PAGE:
From today’s Lloyds List, another pawn:
WITH CHINA’s help, Algeria is seeking to turn its economy in a new direction. Faced with declining revenues from hydrocarbons, the North African country is turning to its phosphate mining sector and developing the infrastructure needed to support the new venture.
Phosphates are at the heart of a new, $6bn agreement signed by Abdelmoumen Ould Kaddour, chief executive officer of Sonatrach, Algeria’s national oil and gas company, and Chen Xiaojia, chairman of China’s CITIC Construction.
The agreement, which envisions exports rising to more than 10 million tonnes per annum in 2020 from the current 1.5mtpa, builds on earlier plans of the North African country to develop its road, rail and port facilities to support the increased throughput.
Officials said the project’s funding will be focused on four main areas of the country, including El-Hadba ($1.2bn), Souk Ahras province ($2.2bn), Skikda province ($2.5bn), and the port of Annaba ($200m) [See Map].
In accord with Algerian investment law, the project will see Sonatrach and state-run fertilizer manufacturer Semidal-Manal, taking a 51% stake in the project, while CITIC and phosphate mining giant Wengfu Group Co Ltd take an estimated 49% stake.
Representatives of the consortia are scheduled to meet again in December to complete a shareholder agreement, state media reported.
The Algeria deal “is exactly in line with China’s shifting strategy on trade,” said Even Pay, a senior agriculture analyst with Beijing-based advisory firm China Policy. “China will be happy to have more of these fertilizers on the global market. China wants to move up the global value chain, that is, providing the capital, technology and expertise to produce phosphate fertilizer elsewhere,” she added.
Meanwhile, the new focus on increased exports of phosphates follows from the widespread recognition that Algeria’s oil and gas export revenues are on the decline, while its mining sector, especially of phosphates, is on the rise.
“Algeria’s status as a major hydrocarbons exporter will face mounting pressure over the coming decade as maturing fields, insufficient investment in exploration activities and continuously increasing domestic oil and gas demand weighs on export volumes,” Fitch Solutions said in its Algeria Petrochemicals Report, Q1 2019 .
By contrast, Algeria’s mining sector — especially its phosphate mining — is seen as an alternative to the declining revenues of hydrocarbons. More to the point, phosphate mining can boost Algeria into the league of top world exporters.
“Iron ore and phosphate rock are currently the only minerals that are being produced in the country on a large scale,” the Oxford Business Group said. “New projects in the pipeline or under consideration should see output of both increase dramatically in the future,” OBG said. “The country is set to become one of the leading international producers of phosphate by 2021,” it said.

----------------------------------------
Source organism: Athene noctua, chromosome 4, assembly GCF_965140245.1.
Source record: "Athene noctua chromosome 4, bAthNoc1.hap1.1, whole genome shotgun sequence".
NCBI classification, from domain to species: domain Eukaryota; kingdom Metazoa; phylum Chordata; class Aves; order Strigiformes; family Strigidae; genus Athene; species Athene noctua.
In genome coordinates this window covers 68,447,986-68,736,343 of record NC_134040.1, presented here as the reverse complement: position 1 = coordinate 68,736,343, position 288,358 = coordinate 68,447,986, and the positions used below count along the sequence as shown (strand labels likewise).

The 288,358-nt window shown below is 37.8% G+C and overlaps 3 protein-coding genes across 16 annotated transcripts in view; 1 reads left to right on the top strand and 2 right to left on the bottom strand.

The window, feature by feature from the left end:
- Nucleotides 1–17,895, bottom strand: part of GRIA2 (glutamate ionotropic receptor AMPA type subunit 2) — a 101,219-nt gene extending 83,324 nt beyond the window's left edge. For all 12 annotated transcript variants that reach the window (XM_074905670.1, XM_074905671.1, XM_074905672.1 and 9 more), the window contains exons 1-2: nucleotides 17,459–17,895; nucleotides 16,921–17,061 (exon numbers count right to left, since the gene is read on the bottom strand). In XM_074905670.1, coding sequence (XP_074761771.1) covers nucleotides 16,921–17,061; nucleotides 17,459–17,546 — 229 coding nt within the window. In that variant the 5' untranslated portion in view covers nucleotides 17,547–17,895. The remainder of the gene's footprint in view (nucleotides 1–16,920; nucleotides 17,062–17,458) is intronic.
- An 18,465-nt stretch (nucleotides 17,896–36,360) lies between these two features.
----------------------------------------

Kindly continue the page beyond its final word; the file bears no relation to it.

Algerians are well aware of the trends — down in hydrocarbons and up in phosphate mining. Indeed, at the signing of the agreement with China this week, Mr Kaddour said: “The sharp fall of oil prices forced Algeria to adopt a new strategy that is based on diversifying its oil-dependent economy, and this mega phosphate project is a big step towards reinforcing this strategy.”
But Algeria’s strategy also includes transportation, according to OBG.
“In addition to development on the production side, efforts are under way to enhance the logistical environment for miners,” OBG said. “A number of major rail infrastructure projects are under construction or consideration around the country as part of efforts to facilitate the development of the sector,” it said.
As early as March this year, the Algerian government allocated $438m for phase one of a project to upgrade the railway between Bir Ater and the port of Annaba. The railway will have the capacity to transfer 10mtpa of phosphate from the Djebel Onk and El Habda mines near Bir Ater to processing plants near Souk Ahras and Skikda.
In June, the government also announced plans for new or upgraded railways and ring roads to be built in connection with the port centre of El-Hamdania, 70 km west of Algiers [See Map].
Describing the new port as having a 20-metre draft, officials said it would serve as a transshipment centre, able to handle 6.5m teu a year and 25.7m tonnes a year of general cargo. Development of the port project is scheduled to begin this year, with completion expected by 2025.
When operational El-Hamdania [below] could compete for transshipment traffic with Tanger Med port in Morocco as well as with southern European ports, such as Spain’s Algeciras and Italy’s Gioia Tauro.
A related project involves upgrading a highway to Algeria’s southern border from El-Hamdania that would also enable the port to compete with ports in West Africa by taking containers more quickly to landlocked countries in the sub-region such as Mali, Niger and Chad.
Implementation of the El-Hamdania port project is to be undertaken by a 51%-49% partnership between Algeria’s Public Port Services Group along with China State Construction Corporation and China Harbor Engineering Company. Officials said the $3.3bn port project would be financed under a long-term Chinese credit.